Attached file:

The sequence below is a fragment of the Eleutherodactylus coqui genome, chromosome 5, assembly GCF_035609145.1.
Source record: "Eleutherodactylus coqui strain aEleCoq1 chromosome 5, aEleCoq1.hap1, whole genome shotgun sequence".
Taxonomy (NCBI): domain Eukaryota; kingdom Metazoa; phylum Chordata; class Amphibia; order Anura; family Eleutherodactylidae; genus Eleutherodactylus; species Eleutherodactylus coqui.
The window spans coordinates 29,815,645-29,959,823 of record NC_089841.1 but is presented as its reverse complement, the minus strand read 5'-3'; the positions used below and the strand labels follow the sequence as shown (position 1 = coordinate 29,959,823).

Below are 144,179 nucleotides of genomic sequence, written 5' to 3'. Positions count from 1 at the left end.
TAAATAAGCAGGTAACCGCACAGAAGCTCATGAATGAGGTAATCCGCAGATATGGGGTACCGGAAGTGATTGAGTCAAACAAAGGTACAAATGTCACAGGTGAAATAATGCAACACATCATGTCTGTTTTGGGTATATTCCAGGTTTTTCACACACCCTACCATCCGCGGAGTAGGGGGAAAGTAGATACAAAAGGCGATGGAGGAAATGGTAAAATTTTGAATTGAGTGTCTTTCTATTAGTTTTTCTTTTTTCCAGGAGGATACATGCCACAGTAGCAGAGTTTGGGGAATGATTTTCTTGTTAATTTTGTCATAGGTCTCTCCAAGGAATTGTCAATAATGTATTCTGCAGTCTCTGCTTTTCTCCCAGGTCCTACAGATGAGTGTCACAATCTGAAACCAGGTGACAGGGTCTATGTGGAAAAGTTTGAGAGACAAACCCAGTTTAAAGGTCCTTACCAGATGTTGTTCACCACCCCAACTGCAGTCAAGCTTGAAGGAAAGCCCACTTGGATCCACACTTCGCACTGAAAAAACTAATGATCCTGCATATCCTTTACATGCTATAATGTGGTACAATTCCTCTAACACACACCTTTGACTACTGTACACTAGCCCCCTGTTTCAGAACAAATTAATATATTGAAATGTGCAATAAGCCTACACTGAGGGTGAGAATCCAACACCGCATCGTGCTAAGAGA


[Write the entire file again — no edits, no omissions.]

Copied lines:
The sequence below is a fragment of the Eleutherodactylus coqui genome, chromosome 5, assembly GCF_035609145.1.
Source record: "Eleutherodactylus coqui strain aEleCoq1 chromosome 5, aEleCoq1.hap1, whole genome shotgun sequence".
Taxonomy (NCBI): domain Eukaryota; kingdom Metazoa; phylum Chordata; class Amphibia; order Anura; family Eleutherodactylidae; genus Eleutherodactylus; species Eleutherodactylus coqui.
The window spans coordinates 29,815,645-29,959,823 of record NC_089841.1 but is presented as its reverse complement, the minus strand read 5'-3'; the positions used below and the strand labels follow the sequence as shown (position 1 = coordinate 29,959,823).

Below are 144,179 nucleotides of genomic sequence, written 5' to 3'. Positions count from 1 at the left end.
TAAATAAGCAGGTAACCGCACAGAAGCTCATGAATGAGGTAATCCGCAGATATGGGGTACCGGAAGTGATTGAGTCAAACAAAGGTACAAATGTCACAGGTGAAATAATGCAACACATCATGTCTGTTTTGGGTATATTCCAGGTTTTTCACACACCCTACCATCCGCGGAGTAGGGGGAAAGTAGATACAAAAGGCGATGGAGGAAATGGTAAAATTTTGAATTGAGTGTCTTTCTATTAGTTTTTCTTTTTTCCAGGAGGATACATGCCACAGTAGCAGAGTTTGGGGAATGATTTTCTTGTTAATTTTGTCATAGGTCTCTCCAAGGAATTGTCAATAATGTATTCTGCAGTCTCTGCTTTTCTCCCAGGTCCTACAGATGAGTGTCACAATCTGAAACCAGGTGACAGGGTCTATGTGGAAAAGTTTGAGAGACAAACCCAGTTTAAAGGTCCTTACCAGATGTTGTTCACCACCCCAACTGCAGTCAAGCTTGAAGGAAAGCCCACTTGGATCCACACTTCGCACTGAAAAAACTAATGATCCTGCATATCCTTTACATGCTATAATGTGGTACAATTCCTCTAACACACACCTTTGACTACTGTACACTAGCCCCCTGTTTCAGAACAAATTAATATATTGAAATGTGCAATAAGCCTACACTGAGGGTGAGAATCCAACACCGCATCGTGCTAAGAGA